After the recent announcement of its 2013 fourth-quarter earnings, a bevy of 11 analysts is touting Allison Transmission (NYSE:ALSN) as either strong buy, buy, or hold through their recommendations. The stock showed a good jump in the immediate trading day after its Q4 result announcement, going up more than 3% to settle at $30.61. But before you jump to press the buy button, do a double-check. Is something amiss?

Take a close look
As an investor, you need to worry about a company's ability to churn out profits, worry about the quality of management, and worry about what a company's earnings announcement may not be telling you. And here in Allison's Financials, there is much information you may not grasp with a casual glance.

When you check the latest revenue figure, revenue of the company hardly increased in the last quarter of 2013 from the same period last year. But profit seems to have burst through the roof in the same period:

Source: Allison website, press release

Profit yes, but is it from business excellence
The company had shown a surge in profit in this quarter by cutting down on "selling, general, and administrative expenses" compared with the same quarter last year. An explanation has been given as intangible product amortization and a product warranty charge.

Also, the company has shown lower cost of sales compared with the same period last year. This type of cutting cost couldn't be repeated in subsequent quarters and will put pressure on the profitability of the firm in next quarters compared with this reported quarter.

The management of the company in its earnings discussion with analysts was upbeat about its prospects outside North America in markets like Europe, China, Japan, among others. But if the company is reducing product research expense and marketing expense, how can it win in many of its new or early stage markets?

Mind you, in places like India, the firm is in its nascent stage of operation. So, if the firm reduces its marketing effort, it may lead to revenue loss in coming quarters.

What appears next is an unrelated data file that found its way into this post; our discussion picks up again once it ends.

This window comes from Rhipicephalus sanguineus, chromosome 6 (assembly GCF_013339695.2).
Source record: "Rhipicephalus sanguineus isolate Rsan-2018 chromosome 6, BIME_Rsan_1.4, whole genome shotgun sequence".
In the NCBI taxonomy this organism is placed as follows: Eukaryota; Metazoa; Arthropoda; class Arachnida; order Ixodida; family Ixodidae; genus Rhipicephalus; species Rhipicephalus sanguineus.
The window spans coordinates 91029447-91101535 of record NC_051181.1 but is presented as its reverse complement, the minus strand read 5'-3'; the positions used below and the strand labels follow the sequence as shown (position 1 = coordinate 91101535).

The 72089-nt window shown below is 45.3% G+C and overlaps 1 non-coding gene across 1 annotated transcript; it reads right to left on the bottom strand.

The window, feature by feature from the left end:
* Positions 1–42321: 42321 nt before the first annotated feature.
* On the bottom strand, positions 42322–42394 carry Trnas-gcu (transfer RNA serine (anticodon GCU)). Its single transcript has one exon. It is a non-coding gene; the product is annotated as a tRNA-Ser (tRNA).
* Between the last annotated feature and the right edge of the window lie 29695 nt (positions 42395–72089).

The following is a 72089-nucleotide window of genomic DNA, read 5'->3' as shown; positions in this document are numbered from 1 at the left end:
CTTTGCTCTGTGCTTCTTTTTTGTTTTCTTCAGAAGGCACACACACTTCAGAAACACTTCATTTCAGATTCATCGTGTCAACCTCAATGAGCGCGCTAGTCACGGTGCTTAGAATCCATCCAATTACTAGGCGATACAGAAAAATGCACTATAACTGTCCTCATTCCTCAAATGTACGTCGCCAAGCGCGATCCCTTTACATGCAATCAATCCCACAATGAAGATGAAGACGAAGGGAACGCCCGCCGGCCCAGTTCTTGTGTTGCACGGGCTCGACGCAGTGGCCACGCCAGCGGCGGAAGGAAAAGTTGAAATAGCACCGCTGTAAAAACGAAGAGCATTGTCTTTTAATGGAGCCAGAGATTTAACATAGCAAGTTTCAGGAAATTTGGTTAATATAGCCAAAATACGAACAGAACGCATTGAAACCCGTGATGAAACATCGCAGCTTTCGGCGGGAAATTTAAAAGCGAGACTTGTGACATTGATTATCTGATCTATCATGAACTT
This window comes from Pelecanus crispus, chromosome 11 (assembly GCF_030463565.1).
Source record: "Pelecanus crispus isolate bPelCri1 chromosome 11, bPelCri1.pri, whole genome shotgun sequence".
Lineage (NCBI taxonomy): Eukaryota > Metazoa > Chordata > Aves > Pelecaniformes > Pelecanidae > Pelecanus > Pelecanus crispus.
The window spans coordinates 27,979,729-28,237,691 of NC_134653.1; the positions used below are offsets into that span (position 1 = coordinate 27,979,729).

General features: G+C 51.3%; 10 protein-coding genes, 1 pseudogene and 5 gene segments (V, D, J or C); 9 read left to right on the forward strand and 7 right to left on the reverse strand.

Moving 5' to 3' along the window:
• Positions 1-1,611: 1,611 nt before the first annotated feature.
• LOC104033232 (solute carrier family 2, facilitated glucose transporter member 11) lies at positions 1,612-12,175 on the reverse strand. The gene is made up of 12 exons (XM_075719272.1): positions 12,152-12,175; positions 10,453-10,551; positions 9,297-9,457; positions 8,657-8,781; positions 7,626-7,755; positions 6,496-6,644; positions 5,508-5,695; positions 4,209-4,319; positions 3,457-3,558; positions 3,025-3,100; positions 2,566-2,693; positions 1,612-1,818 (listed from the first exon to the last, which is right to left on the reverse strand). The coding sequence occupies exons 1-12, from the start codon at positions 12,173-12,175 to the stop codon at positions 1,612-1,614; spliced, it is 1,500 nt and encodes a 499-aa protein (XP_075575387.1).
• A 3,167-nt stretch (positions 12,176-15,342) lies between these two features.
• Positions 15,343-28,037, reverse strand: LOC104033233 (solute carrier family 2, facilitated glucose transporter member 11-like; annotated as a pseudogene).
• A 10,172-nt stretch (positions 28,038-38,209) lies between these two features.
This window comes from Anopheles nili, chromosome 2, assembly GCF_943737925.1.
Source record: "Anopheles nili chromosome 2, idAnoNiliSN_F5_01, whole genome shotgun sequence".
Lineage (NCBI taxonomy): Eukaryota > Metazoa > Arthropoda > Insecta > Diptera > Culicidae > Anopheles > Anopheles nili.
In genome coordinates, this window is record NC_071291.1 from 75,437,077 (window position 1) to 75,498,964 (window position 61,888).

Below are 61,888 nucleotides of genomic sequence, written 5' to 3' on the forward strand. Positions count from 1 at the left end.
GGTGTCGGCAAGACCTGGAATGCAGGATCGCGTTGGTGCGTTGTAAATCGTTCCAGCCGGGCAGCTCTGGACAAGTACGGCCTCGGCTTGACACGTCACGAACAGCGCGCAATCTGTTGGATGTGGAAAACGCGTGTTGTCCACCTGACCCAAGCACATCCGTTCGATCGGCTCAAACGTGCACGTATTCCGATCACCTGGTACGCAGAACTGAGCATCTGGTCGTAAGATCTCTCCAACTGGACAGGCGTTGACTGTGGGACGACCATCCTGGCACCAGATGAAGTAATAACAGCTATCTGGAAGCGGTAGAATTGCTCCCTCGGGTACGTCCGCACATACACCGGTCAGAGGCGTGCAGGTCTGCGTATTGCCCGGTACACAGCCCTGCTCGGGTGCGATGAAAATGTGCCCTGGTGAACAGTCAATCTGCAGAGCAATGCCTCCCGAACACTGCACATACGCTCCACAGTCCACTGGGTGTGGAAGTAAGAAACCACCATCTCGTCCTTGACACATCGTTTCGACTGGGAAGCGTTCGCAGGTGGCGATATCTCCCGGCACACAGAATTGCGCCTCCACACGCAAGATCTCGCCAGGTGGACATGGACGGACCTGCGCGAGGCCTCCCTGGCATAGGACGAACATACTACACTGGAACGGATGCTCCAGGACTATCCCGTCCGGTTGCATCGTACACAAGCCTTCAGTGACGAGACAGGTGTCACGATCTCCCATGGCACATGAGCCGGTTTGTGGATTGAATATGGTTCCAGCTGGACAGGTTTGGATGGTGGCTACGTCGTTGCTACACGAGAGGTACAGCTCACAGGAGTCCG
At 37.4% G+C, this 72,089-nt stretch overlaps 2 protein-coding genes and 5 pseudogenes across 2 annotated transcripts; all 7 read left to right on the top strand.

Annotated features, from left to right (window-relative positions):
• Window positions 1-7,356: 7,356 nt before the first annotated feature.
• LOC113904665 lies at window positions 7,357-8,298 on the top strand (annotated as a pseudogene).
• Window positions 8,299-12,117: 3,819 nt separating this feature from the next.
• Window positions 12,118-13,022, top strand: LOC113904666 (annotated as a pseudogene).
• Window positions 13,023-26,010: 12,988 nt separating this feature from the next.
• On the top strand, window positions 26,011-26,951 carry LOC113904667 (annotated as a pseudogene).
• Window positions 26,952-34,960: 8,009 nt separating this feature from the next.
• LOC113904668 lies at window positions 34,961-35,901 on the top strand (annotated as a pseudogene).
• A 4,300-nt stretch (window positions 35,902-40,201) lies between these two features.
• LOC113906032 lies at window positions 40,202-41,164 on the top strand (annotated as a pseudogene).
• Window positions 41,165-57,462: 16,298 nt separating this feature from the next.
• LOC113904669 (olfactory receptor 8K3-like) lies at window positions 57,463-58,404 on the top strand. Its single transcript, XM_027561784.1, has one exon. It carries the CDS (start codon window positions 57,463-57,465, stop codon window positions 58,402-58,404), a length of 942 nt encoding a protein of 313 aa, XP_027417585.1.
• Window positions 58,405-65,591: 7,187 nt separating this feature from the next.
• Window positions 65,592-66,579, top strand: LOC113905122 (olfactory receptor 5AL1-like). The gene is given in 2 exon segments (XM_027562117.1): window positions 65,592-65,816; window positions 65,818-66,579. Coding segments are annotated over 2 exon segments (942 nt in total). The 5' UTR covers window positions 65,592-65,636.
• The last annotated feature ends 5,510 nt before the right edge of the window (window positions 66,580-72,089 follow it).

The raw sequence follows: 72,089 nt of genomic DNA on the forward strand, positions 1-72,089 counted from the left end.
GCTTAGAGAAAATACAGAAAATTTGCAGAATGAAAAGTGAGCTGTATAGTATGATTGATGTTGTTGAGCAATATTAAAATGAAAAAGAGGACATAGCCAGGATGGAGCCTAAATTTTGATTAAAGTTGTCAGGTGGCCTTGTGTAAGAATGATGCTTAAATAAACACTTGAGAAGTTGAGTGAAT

You will get a better picture, when you consider the figures of its performance in various geographic segments:

Source: Allison website, press release

You can understand that three out of its seven segments showed revenue growth in Q4. Even among the winning segments, service segment may not show the same support in future, if the company's product sales suffer. Outside of North America was one of the primary drivers of growth in this quarter. Therefore, cutting marketing cost and product innovation will not be prudent for the company.

The management and you
This auto parts supplier has had a long tradition, but what should interest you is that it was taken over from General Motors by a group of private equity firms in 2007. Now the major shareholders are the firms The Carlyle Group (NASDAQ:CG) and Onex .

The private equity players and insiders had offloaded millions of shares in earlier years. The company had witnessed sustained bout of selling by insiders in the current quarter. The private equity firms' outlook hasn't changed, so why should yours change? If the insiders are selling shares, even when the company is reporting healthy free cash flow and net profit, you may need to worry. Be prepared for negative surprises.

Debt pile
Last but not the least, the company is sitting on a debt pile greater than $2 billion. By 2017, the company needs to refinance a large part of its long-term debt, a concern if interest rates go up. Also, as the company now focuses on paying back its debt, the marketing orientation of the company is affected. Hence, large debt will not allow the company to increase its market penetration efforts in many new markets.

Allison Transmission has strong free cash flow to take care of immediate and short-term financing needs, but a comfortable debt-to-equity ratio may not be easily achieved by the company in next few years, as the annual sales of the firm is only near $2 billion and annual repayment capacity could be capped around $300 million based on its net profit and free cash flow numbers.

What now?
When a stock trades at a P/E ratio of 40-plus based on trailing-12-months earnings, the investors expect a sustained momentum in sales growth year after year. Such a momentum is missing in Allison's sales.

As the focus is now on cutting costs and showing better operating margins, the company's sales growth could slow down considerably. This makes its shares unattractive. Also, as we have seen, analysts' bullishness is not well placed on this company. We need to see consistent outperformance from Allison to justify such valuation from the market and its analysts. Have you seen it? I haven't.

This article represents the opinion of the writer, who may disagree with the “official” recommendation position of a Motley Fool premium advisory service. We’re motley! Questioning an investing thesis -- even one of our own -- helps us all think critically about investing and make decisions that help us become smarter, happier, and richer.